Reform won the second-largest number of seats in the House of Commons. The party formed the official opposition. Nonetheless, the Liberals held onto a four-seat majority.

During the campaign’s final week, the Liberals ran a very quiet, but very successful, campaign in Ontario. They barely whispered that a minority government would be risky. It would be unstable. It would be too chancy to let some wild-eyed radicals — Reform — hold the balance of power. The safe choice for Ontario voters was Liberal, and that is just how undecideds in Ontario voted.

Reform won a moral victory in Ontario. It convinced tens of thousands of new voters to choose it. But ultimately a switch to Reform was seen as too risky. So despite their surge, the party failed to pick up the dozens of extra seats some analysts had projected.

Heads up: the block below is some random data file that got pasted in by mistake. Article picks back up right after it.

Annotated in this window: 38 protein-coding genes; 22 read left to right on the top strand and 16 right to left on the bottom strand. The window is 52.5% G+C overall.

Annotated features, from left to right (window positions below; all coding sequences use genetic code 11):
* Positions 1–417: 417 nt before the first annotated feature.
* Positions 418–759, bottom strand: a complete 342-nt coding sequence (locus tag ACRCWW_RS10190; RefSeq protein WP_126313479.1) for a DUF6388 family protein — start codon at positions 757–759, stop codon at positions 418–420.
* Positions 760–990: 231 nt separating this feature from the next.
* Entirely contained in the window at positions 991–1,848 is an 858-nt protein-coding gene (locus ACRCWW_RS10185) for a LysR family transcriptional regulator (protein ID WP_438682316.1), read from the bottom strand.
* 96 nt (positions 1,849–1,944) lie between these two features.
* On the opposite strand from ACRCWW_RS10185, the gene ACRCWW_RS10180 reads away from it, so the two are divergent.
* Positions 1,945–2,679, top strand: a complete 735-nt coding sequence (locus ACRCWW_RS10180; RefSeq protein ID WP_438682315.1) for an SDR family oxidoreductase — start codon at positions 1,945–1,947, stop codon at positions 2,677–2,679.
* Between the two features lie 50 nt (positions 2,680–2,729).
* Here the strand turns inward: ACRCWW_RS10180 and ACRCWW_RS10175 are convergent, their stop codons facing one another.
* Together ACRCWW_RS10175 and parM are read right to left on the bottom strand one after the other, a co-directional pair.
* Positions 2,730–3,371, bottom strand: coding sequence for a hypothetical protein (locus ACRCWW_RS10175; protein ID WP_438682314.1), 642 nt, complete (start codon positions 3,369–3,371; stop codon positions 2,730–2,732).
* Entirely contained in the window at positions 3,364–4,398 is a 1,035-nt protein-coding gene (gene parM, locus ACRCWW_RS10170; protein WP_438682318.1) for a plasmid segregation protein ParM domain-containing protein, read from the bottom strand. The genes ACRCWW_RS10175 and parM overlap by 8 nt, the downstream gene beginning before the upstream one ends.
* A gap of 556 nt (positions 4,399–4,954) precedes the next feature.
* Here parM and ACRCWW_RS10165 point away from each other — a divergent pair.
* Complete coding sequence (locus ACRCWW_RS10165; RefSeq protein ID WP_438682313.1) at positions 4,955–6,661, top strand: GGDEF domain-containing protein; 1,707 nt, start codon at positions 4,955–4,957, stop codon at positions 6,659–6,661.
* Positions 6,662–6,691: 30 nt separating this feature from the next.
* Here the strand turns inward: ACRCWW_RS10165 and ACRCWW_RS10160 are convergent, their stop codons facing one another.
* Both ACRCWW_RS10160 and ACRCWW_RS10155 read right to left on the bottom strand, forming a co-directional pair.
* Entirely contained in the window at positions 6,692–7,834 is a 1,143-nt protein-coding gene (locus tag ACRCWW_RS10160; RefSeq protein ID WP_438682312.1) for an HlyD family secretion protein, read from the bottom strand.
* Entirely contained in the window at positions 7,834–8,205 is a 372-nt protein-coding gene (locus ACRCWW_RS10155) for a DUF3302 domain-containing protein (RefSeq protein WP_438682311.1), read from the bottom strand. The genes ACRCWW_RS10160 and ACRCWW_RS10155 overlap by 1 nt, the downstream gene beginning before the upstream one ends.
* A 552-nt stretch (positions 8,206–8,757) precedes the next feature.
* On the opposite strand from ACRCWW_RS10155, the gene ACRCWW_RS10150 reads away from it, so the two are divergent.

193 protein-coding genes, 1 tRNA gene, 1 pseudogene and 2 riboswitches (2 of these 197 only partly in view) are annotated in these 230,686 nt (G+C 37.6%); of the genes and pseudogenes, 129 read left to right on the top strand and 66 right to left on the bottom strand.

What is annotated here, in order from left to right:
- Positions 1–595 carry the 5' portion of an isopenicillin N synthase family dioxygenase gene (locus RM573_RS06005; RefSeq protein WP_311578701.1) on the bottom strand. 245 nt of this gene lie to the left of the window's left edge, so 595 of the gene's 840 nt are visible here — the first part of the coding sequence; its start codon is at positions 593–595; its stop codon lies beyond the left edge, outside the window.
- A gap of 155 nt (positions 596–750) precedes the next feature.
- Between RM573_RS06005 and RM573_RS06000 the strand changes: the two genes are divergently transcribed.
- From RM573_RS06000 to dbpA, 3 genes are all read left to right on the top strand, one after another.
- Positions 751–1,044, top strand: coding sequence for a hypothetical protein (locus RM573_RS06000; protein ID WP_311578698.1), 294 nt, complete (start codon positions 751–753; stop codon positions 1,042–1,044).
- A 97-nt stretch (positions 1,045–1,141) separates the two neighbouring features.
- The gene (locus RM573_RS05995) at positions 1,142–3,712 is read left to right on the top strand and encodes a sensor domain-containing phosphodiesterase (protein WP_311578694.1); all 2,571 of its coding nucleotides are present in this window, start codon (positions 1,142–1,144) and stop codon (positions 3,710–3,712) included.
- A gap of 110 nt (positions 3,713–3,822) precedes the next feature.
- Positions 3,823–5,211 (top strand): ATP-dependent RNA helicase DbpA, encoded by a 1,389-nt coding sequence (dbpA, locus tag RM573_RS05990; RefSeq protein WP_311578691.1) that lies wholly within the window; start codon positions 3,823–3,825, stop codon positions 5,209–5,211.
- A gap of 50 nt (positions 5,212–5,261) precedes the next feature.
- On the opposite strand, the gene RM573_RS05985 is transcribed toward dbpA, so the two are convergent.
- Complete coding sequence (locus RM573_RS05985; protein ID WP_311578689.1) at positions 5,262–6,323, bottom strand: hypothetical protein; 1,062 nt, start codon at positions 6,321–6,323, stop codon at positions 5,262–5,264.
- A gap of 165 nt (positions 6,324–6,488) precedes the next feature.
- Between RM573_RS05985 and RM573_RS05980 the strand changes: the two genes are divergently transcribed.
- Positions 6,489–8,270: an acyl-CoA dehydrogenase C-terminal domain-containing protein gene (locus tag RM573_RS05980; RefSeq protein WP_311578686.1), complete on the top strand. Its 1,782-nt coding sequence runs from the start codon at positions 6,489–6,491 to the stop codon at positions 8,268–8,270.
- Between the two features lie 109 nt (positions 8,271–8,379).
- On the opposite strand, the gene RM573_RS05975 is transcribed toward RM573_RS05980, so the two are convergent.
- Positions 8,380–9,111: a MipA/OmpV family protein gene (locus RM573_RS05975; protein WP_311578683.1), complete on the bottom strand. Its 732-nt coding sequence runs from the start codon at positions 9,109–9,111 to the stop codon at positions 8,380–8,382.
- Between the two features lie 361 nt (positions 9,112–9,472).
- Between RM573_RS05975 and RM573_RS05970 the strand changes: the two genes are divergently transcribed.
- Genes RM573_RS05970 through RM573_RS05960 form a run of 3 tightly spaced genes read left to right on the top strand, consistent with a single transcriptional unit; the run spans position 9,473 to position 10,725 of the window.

I think something similar will happen on May 2.

Rather than peaking on election day, the NDP surge will have been shown to have peaked a week before. While the party’s support will have increased, it will have been seen by Ontario’s undecided voters as too risky to cast a ballot for. And in Quebec, it will have been too long in the wilderness to overcome the Bloc’s head start in support and organization. When the dust settles, new NDP members will have been elected in Quebec, but in nowhere near enough ridings to displace the Bloc as the province’s majority party.

Similarly in the rest of Canada, the NDP might slip past the Liberals into second place. But more likely, the party’s support will be too highly concentrated in large urban areas to translate into two or three times more seats.

My guess is on May 3, Stephen Harper will have a small majority and Jack Layton will simply have a better argument for proportional representation.

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Urbane